Olive Tree Initiative Discusses Water

Representatives of the Araya Institute speak at the UCI event on the need for conservation of the scarce resource in the Middle East.

The Olive Tree Initiative in cooperation with the UCI Center for Citizen Peacebuilding, UC Irvine Environment Institute, Center for Unconventional Security Affairs and UC Center for Hydrologic Modeling, held a conference on Groundwater and Climate Change in the Middle East on Nov. 10 at the UC Irvine Beckman Center.

The Olive Tree Initiative (OTI) promotes educated discourse on the Israeli-Palestinian conflict, aiming to promote conflict analysis and resolution through education, training and experiences to better negotiate and solve conflicts.

Daniel Wehrenfennig, director for OTI, mentioned that the goal of the conference was to raise awareness on the Israeli-Palestinian conflict and the issues associated. One of the major issues in the Middle East revolves around the environment, particularly the scarcity of water as a resource.

“We thought it would be a good idea to have a conference to bring together Americans and people from the Middle East who work on these issues and discuss how we can broader educate people,” Wehrenfennig said. “We come from different backgrounds and we think the way we think and speak is understood automatically by everyone else. So the idea of spreading awareness is crucial.”

Arturo Jimenez, who is in charge of education for OTI, mentioned that the main focus is spreading awareness on the water crisis.

“Nobody knows what’s going on. So the idea of spreading awareness and education that these things are happening might excite people to go out there and do something,” Jimenez said.

“What we mean by education is cultural, historical, environmental, economic awareness. If you don’t have cultural awareness and say something to the other side, they are understanding something completely different.”

Frank Williams, a student involved with OTI, mentioned that being in the organization opened his eyes to the complexity of the issues at hand.

“People refuse to communicate and I now see the importance of dialogue,” Williams said.

The event itself featured Dr. Gonen Sagy, Head Coordinator for the Youth Environment Education Peace Initiative (YEPPI) of the Araya Institute, YEPPI leader Tamer Jumah, Chairman and Jordanian Director of EcoPeace/Friends of the Earth Middle East Munqeth Mehyar, and co-executive director for the Abraham Fund Initiative Mohammad Darawshe.

Mehyar’s presentation focused on the water supplies in the Middle East, specifically in the regions of Jordan, Israel and Palestine. The main shared water supplies are the Jordan River, the Dead Sea, the Sea of Galilee, the Mountain Aquifer and the Coastal Aquifer. Since water is scarce, all three counties have to share these water supplies.

Today, the Dead Sea has lost over 1/3 of its size and is losing 1 meter of water every year, with Isreal claiming 55 percent of the water, Jordan 20 percent and Syria the rest.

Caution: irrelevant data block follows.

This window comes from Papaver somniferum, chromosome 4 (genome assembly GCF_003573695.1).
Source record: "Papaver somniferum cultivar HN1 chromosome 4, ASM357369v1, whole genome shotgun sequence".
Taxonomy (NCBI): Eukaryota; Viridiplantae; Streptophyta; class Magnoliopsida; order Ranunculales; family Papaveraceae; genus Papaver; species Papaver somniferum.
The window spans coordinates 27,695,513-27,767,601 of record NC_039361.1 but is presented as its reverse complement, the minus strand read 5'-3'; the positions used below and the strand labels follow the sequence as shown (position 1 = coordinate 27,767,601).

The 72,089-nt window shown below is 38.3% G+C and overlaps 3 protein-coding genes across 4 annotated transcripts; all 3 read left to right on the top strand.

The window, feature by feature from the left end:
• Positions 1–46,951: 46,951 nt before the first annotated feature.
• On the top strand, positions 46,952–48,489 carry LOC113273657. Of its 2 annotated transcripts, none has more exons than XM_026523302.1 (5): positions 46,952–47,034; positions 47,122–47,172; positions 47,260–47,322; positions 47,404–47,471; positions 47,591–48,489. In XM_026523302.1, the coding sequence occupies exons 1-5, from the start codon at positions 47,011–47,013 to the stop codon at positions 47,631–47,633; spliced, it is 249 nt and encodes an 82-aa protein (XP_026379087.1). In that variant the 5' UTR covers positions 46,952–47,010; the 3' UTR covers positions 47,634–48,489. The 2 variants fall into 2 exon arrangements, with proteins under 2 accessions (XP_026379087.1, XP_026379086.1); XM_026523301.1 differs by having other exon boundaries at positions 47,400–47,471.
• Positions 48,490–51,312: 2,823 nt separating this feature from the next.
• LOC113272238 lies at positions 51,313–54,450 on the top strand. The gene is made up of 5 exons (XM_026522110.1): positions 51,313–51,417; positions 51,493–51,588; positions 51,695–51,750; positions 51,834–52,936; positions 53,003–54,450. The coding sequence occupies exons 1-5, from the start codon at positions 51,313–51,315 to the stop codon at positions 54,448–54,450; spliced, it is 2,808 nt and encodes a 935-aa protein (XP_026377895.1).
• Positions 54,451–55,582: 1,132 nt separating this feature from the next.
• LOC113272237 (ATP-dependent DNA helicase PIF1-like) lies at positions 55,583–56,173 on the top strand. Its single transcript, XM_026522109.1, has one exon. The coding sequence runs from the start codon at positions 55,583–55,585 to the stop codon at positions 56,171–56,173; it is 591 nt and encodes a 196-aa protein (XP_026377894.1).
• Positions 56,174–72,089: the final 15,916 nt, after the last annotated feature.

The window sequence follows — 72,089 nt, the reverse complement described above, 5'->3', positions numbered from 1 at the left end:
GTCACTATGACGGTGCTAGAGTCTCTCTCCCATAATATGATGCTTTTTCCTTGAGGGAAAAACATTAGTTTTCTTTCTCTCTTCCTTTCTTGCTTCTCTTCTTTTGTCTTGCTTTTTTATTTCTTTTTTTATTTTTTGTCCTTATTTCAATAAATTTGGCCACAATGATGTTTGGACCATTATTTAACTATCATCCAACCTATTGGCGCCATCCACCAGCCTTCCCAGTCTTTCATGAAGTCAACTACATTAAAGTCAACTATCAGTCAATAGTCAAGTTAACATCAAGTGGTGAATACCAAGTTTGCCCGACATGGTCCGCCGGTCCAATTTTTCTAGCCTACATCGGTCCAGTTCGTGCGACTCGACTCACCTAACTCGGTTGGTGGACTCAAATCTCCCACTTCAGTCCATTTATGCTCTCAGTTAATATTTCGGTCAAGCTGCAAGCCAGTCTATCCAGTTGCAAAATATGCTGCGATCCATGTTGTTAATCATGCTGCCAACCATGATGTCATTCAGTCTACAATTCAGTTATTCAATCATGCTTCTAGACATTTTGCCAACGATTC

A project to rehabilitate the Jordan River began this year to improve the water supply. Efforts were made at the project’s start to avoid putting blame on any of the parties involved.

Currently, as a result of the conflict associated between Israel and Palestine, these countries have in the past attempted to accumulate as much of the water as they could before the other could arrive.

“If you go to any Jordanian about the water in the Jordan River, they will immediately tell you Israel took all the water. If you ask the Israelites, they will say the Syrians took it. It’s always somebody else to blame,” Mehyar said.

The rehabilitation project looked at the water economy of each country, which allowed certain methods to save water. Different governments have been influenced to build water treatment plants, as well as installing more tanks to save water.

The Araya institute is one of the few places in the Middle East where Jews, Arabs and Christians can be in the same area peacefully. The institute’s YEPPI program claims its goal is to reduce conflicts among the youth in order to advance solutions to environmental issues.

The long and bitter conflict between the two middle-eastern countries has revolved around the issue of culture. Currently, Israeli schools are religiously and ethnically segregated. In opposition to this, YEPPI teaches cross-cultural communication by allowing students from Arab and Israeli schools to create partnerships.

Darawshe from the Abraham Fund Initiative mentioned how the fund promotes coexistence among Israel’s Jewish and Arab citizens. Since the major problem revolves around the issue of cultural differences, the fund currently attempts to find methods for citizens to communicate with each other. These include teaching Arabic in Jewish schools and trying to change the hearts and minds of those who do not want peace.

“Water is life,” Mehyar said as the evening drew to a close. “I cannot wait for politicians to solve their differences and then talk about water. The game is over and we need change and we are working on that change.”